There was a marked decline in transactional activity in June in the printing, packaging and related industry segments. There are many possible reasons why reported M&A activity was down for the month: buyers or sellers were preparing for summer vacation and put off closing their deals, lenders delayed funding as interest rates ticked up, or market participants simply chose to not publicize a transaction.*
Even more notable than the dearth of deals was the number of significant plant closures announced last month. Edwards Brothers Malloy, headquartered in Ann Arbor, Mich., announced the sudden and unexpected shutdown of their extensive book printing operations, closing down completely only two weeks after the announcement. The abrupt decision reportedly was driven by the company’s inability to secure replacement funding or find a buyer for the company after its current lender reduced the company’s credit line.
While management stated that the core problem was a $10 million settlement reached in 2016 to fund a legacy pension liability, we suspect that if the company were otherwise healthy, with reported revenues of $80 million in 2017, a solution could have been devised. Revenues have been declining steadily every year since Edwards Brothers and Malloy merged back in 2012. At the time, the two book printing companies reported that their combined revenues were $115 million. As recently as this past February, the company announced the closure of its offset printing facility in Lillington, N.C. without a hint that the final end was near.
Lest the reader of The Target Report think that the demise of Edwards Brothers Malloy presages the decline of the printed book, there are plenty of available statistics that indicate that the number of printed books sold in the US has rebounded from its low in 2012, albeit slightly. What has changed dramatically is how they are sold (online) and increasingly how books are printed (digitally and on-demand).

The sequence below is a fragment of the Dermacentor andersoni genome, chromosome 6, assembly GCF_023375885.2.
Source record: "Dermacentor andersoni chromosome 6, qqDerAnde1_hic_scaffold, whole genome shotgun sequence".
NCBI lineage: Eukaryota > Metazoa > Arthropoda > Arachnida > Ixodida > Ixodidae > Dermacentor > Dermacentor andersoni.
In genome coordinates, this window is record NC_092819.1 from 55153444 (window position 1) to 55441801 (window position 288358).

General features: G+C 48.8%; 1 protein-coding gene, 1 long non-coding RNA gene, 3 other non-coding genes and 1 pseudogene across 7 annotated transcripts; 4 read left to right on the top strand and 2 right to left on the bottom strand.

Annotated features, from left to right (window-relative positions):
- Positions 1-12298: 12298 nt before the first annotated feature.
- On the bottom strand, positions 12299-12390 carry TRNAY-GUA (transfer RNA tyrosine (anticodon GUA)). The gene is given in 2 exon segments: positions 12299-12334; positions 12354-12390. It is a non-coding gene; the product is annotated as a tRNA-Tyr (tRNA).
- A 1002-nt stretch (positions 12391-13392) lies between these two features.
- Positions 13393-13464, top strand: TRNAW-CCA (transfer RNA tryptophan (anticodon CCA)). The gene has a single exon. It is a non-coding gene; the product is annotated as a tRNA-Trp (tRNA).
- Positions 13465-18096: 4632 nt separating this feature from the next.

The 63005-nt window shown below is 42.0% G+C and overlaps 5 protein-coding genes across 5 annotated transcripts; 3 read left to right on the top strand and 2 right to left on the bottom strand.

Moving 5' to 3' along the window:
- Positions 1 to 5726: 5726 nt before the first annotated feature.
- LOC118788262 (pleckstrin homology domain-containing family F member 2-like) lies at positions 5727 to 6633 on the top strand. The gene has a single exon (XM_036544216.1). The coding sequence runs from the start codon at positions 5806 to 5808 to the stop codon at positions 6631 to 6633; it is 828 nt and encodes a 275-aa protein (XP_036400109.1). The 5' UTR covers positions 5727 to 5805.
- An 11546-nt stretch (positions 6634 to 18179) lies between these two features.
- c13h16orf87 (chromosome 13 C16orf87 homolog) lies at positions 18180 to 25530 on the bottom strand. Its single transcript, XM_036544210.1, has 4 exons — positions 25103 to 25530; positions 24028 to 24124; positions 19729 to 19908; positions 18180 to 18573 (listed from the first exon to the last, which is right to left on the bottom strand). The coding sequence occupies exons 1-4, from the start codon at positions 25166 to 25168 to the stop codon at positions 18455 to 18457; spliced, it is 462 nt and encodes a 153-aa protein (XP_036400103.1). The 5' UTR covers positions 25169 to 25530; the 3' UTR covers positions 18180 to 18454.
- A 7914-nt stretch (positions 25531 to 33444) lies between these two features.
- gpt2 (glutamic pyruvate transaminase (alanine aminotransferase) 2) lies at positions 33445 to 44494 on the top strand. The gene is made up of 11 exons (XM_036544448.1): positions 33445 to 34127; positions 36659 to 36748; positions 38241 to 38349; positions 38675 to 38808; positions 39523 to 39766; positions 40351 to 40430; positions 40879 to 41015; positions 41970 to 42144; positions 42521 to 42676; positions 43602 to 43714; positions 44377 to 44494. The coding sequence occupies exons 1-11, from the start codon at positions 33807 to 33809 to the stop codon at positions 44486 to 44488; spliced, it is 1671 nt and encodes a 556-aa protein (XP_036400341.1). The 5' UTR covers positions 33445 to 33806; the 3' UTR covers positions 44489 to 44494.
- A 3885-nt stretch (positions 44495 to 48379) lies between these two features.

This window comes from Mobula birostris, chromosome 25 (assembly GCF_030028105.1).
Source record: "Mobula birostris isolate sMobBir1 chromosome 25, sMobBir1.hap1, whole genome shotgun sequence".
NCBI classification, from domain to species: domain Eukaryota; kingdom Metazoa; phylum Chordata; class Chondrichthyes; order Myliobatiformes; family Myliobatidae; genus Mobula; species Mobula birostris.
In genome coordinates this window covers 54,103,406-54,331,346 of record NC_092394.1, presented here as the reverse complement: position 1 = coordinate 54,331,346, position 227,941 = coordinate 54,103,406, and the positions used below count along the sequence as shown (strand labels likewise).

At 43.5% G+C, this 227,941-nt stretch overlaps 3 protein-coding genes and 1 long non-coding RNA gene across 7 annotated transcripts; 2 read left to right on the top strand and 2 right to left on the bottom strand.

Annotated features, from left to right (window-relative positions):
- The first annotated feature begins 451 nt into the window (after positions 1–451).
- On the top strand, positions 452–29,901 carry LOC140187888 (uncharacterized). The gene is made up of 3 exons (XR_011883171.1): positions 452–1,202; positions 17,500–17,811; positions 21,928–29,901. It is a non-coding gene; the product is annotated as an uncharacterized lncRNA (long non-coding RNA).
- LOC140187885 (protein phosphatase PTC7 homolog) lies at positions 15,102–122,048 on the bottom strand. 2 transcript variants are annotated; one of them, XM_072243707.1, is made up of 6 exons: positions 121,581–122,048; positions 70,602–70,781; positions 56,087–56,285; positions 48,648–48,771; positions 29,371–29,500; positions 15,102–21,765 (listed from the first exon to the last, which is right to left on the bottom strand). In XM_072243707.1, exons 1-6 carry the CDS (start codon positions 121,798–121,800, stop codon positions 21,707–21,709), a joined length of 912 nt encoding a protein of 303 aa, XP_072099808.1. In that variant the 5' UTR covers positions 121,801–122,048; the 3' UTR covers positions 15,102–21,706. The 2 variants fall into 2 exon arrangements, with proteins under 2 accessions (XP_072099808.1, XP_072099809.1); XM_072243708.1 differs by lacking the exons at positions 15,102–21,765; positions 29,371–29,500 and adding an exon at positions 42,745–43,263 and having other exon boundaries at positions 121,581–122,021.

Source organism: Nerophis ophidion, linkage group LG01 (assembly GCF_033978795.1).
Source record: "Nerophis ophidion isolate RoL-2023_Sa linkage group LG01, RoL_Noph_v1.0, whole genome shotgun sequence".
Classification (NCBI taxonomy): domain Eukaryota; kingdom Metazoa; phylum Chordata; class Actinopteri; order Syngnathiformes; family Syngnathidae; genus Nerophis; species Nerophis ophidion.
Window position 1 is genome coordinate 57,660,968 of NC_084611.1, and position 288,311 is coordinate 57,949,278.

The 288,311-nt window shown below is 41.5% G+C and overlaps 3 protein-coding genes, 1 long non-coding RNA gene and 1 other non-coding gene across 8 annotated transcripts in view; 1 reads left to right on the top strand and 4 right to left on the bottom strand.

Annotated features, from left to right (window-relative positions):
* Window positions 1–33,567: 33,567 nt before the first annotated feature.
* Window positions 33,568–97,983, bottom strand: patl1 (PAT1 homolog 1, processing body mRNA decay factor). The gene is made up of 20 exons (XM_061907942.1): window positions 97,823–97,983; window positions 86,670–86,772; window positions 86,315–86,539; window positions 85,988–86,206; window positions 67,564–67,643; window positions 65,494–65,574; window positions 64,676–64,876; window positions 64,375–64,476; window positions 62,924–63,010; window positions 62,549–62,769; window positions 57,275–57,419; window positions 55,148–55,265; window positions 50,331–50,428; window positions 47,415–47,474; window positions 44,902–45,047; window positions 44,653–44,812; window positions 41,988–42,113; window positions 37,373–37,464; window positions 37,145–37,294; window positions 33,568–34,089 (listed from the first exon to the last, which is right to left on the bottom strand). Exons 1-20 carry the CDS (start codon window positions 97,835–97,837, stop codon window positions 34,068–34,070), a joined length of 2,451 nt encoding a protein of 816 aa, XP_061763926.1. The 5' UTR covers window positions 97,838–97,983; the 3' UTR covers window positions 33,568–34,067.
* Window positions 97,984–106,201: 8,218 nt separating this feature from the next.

It was reported that before deciding to close up shop, Edwards Brothers Malloy was negotiating to sell the company’s digital printing divisions which, if carved out, was a $16 million business. The buyer in the failed negotiations was Minnesota-based CJK Group, a very active acquirer in the book printing segment. Apparently, whatever was on the table was insufficient to convince the company’s lender to play along, and the decision was made that liquidation was the best path for maximum recovery.
The CJK Group has been bullish on the book printing business. The company has its roots in Bang Printing, a book printer in Brainerd, Minn. After a series of acquisitions of companies with core competency in book printing, Bang was rebranded at the holding company level as the CJK Group. The holding company acquired Webcrafters in Madison, Wis., in December 2017. The purchase of Webcrafters was the second major acquisition for the CJK Group last year when it also acquired The Sheridan Group (see The Target Report – Legacy Printing Companies Fade Into History).